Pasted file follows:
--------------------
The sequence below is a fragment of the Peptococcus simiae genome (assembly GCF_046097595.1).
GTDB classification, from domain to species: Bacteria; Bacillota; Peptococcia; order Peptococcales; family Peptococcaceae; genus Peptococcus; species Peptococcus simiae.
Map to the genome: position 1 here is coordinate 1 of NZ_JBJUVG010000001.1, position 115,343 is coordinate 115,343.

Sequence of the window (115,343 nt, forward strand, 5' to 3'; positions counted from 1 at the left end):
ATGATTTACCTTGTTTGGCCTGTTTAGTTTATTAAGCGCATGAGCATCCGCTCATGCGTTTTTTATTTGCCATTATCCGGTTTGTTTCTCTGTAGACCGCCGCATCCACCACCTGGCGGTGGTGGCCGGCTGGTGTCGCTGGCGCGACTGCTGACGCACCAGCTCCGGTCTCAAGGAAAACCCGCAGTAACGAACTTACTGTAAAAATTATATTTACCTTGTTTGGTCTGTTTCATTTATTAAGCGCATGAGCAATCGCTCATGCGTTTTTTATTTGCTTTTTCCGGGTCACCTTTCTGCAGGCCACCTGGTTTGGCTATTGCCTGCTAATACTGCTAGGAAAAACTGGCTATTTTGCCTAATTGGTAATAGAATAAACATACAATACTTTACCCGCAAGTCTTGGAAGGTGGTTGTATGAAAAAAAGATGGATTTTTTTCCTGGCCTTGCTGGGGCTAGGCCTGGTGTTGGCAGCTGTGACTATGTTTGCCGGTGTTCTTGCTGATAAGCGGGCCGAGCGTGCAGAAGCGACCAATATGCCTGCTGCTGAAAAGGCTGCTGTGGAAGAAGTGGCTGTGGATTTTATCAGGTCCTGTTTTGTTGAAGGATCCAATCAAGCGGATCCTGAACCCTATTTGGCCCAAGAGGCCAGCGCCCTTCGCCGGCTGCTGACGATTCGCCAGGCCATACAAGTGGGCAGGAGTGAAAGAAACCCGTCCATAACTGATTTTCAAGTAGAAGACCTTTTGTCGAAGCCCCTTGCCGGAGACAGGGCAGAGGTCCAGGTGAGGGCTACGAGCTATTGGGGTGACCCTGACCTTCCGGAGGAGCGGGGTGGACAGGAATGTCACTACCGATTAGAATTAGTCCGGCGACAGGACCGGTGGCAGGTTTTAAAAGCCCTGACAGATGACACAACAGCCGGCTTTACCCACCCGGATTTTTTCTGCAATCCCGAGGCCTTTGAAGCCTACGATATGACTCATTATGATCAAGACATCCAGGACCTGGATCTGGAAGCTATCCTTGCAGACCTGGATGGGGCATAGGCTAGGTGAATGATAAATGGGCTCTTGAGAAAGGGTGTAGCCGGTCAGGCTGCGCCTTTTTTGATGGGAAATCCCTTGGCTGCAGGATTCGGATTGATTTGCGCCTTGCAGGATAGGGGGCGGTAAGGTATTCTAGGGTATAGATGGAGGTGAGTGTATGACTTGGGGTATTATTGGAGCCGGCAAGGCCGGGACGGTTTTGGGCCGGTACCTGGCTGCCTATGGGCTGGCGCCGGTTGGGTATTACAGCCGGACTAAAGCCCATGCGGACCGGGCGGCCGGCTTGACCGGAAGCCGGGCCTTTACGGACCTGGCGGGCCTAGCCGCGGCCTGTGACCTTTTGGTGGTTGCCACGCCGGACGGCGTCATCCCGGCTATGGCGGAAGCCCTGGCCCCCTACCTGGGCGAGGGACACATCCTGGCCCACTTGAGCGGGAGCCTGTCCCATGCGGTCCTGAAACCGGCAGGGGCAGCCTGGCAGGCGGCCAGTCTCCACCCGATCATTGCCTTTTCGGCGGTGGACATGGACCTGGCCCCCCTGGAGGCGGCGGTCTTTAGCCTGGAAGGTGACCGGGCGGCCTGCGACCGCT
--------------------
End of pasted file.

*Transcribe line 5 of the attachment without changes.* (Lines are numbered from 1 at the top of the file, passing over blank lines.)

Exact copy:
ATGATTTACCTTGTTTGGCCTGTTTAGTTTATTAAGCGCATGAGCATCCGCTCATGCGTTTTTTATTTGCCATTATCCGGTTTGTTTCTCTGTAGACCGCCGCATCCACCACCTGGCGGTGGTGGCCGGCTGGTGTCGCTGGCGCGACTGCTGACGCACCAGCTCCGGTCTCAAGGAAAACCCGCAGTAACGAACTTACTGTAAAAATTATATTTACCTTGTTTGGTCTGTTTCATTTATTAAGCGCATGAGCAATCGCTCATGCGTTTTTTATTTGCTTTTTCCGGGTCACCTTTCTGCAGGCCACCTGGTTTGGCTATTGCCTGCTAATACTGCTAGGAAAAACTGGCTATTTTGCCTAATTGGTAATAGAATAAACATACAATACTTTACCCGCAAGTCTTGGAAGGTGGTTGTATGAAAAAAAGATGGATTTTTTTCCTGGCCTTGCTGGGGCTAGGCCTGGTGTTGGCAGCTGTGACTATGTTTGCCGGTGTTCTTGCTGATAAGCGGGCCGAGCGTGCAGAAGCGACCAATATGCCTGCTGCTGAAAAGGCTGCTGTGGAAGAAGTGGCTGTGGATTTTATCAGGTCCTGTTTTGTTGAAGGATCCAATCAAGCGGATCCTGAACCCTATTTGGCCCAAGAGGCCAGCGCCCTTCGCCGGCTGCTGACGATTCGCCAGGCCATACAAGTGGGCAGGAGTGAAAGAAACCCGTCCATAACTGATTTTCAAGTAGAAGACCTTTTGTCGAAGCCCCTTGCCGGAGACAGGGCAGAGGTCCAGGTGAGGGCTACGAGCTATTGGGGTGACCCTGACCTTCCGGAGGAGCGGGGTGGACAGGAATGTCACTACCGATTAGAATTAGTCCGGCGACAGGACCGGTGGCAGGTTTTAAAAGCCCTGACAGATGACACAACAGCCGGCTTTACCCACCCGGATTTTTTCTGCAATCCCGAGGCCTTTGAAGCCTACGATATGACTCATTATGATCAAGACATCCAGGACCTGGATCTGGAAGCTATCCTTGCAGACCTGGATGGGGCATAGGCTAGGTGAATGATAAATGGGCTCTTGAGAAAGGGTGTAGCCGGTCAGGCTGCGCCTTTTTTGATGGGAAATCCCTTGGCTGCAGGATTCGGATTGATTTGCGCCTTGCAGGATAGGGGGCGGTAAGGTATTCTAGGGTATAGATGGAGGTGAGTGTATGACTTGGGGTATTATTGGAGCCGGCAAGGCCGGGACGGTTTTGGGCCGGTACCTGGCTGCCTATGGGCTGGCGCCGGTTGGGTATTACAGCCGGACTAAAGCCCATGCGGACCGGGCGGCCGGCTTGACCGGAAGCCGGGCCTTTACGGACCTGGCGGGCCTAGCCGCGGCCTGTGACCTTTTGGTGGTTGCCACGCCGGACGGCGTCATCCCGGCTATGGCGGAAGCCCTGGCCCCCTACCTGGGCGAGGGACACATCCTGGCCCACTTGAGCGGGAGCCTGTCCCATGCGGTCCTGAAACCGGCAGGGGCAGCCTGGCAGGCGGCCAGTCTCCACCCGATCATTGCCTTTTCGGCGGTGGACATGGACCTGGCCCCCCTGGAGGCGGCGGTCTTTAGCCTGGAAGGTGACCGGGCGGCCTGCGACCGCT